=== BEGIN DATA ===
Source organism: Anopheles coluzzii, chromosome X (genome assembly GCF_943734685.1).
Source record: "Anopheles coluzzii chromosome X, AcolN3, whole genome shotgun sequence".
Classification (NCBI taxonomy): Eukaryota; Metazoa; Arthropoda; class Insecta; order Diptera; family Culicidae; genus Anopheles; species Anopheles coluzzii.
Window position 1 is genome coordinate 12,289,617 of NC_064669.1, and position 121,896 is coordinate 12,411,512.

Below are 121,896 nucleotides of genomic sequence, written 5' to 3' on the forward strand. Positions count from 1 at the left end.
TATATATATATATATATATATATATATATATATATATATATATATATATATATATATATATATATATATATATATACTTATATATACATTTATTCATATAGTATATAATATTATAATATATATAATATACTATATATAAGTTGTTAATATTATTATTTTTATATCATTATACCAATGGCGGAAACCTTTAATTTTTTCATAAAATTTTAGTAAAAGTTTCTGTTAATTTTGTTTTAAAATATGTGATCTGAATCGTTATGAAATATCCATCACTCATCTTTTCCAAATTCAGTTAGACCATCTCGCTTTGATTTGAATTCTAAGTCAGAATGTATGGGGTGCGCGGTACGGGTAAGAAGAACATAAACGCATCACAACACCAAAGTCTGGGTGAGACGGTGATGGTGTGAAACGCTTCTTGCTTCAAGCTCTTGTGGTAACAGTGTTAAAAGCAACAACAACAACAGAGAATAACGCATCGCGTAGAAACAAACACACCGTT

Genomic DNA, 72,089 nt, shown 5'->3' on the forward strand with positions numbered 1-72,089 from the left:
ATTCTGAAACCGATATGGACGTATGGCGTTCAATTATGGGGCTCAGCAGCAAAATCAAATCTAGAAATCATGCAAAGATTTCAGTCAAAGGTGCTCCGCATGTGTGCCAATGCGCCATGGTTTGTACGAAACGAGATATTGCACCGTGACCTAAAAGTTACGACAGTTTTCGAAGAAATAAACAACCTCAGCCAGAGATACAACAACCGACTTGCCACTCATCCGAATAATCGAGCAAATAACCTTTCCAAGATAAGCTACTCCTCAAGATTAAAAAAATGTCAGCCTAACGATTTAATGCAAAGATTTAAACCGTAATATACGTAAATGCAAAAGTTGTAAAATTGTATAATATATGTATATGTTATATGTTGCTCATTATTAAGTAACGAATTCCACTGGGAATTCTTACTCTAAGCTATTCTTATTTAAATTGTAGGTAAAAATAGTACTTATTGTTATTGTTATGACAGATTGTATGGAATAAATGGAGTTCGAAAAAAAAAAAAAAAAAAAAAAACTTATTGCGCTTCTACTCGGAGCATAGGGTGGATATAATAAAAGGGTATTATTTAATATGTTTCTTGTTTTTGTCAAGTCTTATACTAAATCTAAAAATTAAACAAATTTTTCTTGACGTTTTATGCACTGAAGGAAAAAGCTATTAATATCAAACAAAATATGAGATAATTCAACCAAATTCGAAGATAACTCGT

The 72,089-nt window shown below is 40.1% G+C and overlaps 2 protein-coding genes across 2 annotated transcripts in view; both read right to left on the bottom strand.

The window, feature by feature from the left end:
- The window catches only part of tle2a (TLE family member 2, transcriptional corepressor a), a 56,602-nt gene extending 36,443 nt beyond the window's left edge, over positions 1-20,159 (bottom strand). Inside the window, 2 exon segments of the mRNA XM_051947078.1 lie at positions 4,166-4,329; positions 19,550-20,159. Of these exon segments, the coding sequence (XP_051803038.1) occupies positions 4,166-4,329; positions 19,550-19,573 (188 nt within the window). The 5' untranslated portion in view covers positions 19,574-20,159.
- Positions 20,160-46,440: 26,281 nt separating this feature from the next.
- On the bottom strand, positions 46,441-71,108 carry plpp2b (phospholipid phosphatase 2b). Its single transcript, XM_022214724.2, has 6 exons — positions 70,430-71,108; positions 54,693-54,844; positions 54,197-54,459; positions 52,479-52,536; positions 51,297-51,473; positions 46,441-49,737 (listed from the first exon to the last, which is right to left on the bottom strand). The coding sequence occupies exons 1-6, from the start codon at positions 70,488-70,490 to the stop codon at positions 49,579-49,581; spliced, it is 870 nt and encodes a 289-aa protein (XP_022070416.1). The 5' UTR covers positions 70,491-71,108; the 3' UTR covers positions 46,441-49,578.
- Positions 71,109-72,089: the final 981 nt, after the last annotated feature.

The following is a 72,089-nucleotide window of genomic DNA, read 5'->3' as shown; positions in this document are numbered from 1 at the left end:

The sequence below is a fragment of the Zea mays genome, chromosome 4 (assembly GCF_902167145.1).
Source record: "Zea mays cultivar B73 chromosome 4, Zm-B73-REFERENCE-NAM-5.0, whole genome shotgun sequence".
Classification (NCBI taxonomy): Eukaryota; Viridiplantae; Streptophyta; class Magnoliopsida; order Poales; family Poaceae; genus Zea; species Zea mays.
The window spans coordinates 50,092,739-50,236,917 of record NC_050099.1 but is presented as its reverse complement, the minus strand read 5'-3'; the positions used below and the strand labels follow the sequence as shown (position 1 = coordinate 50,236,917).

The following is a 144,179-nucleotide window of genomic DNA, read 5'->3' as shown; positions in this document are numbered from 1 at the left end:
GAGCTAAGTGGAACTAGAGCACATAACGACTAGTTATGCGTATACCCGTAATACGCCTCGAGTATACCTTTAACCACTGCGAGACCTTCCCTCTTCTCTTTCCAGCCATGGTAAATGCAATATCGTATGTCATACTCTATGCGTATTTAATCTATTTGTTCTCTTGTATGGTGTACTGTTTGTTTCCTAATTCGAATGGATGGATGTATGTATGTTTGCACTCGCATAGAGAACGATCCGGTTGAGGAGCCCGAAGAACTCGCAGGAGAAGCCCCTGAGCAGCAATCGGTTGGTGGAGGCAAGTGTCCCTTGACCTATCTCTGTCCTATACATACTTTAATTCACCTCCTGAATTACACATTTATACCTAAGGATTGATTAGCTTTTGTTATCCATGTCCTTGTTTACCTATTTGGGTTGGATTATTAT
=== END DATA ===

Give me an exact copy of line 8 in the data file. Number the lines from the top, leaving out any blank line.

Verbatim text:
ATTCTGAAACCGATATGGACGTATGGCGTTCAATTATGGGGCTCAGCAGCAAAATCAAATCTAGAAATCATGCAAAGATTTCAGTCAAAGGTGCTCCGCATGTGTGCCAATGCGCCATGGTTTGTACGAAACGAGATATTGCACCGTGACCTAAAAGTTACGACAGTTTTCGAAGAAATAAACAACCTCAGCCAGAGATACAACAACCGACTTGCCACTCATCCGAATAATCGAGCAAATAACCTTTCCAAGATAAGCTACTCCTCAAGATTAAAAAAATGTCAGCCTAACGATTTAATGCAAAGATTTAAACCGTAATATACGTAAATGCAAAAGTTGTAAAATTGTATAATATATGTATATGTTATATGTTGCTCATTATTAAGTAACGAATTCCACTGGGAATTCTTACTCTAAGCTATTCTTATTTAAATTGTAGGTAAAAATAGTACTTATTGTTATTGTTATGACAGATTGTATGGAATAAATGGAGTTCGAAAAAAAAAAAAAAAAAAAAAAACTTATTGCGCTTCTACTCGGAGCATAGGGTGGATATAATAAAAGGGTATTATTTAATATGTTTCTTGTTTTTGTCAAGTCTTATACTAAATCTAAAAATTAAACAAATTTTTCTTGACGTTTTATGCACTGAAGGAAAAAGCTATTAATATCAAACAAAATATGAGATAATTCAACCAAATTCGAAGATAACTCGT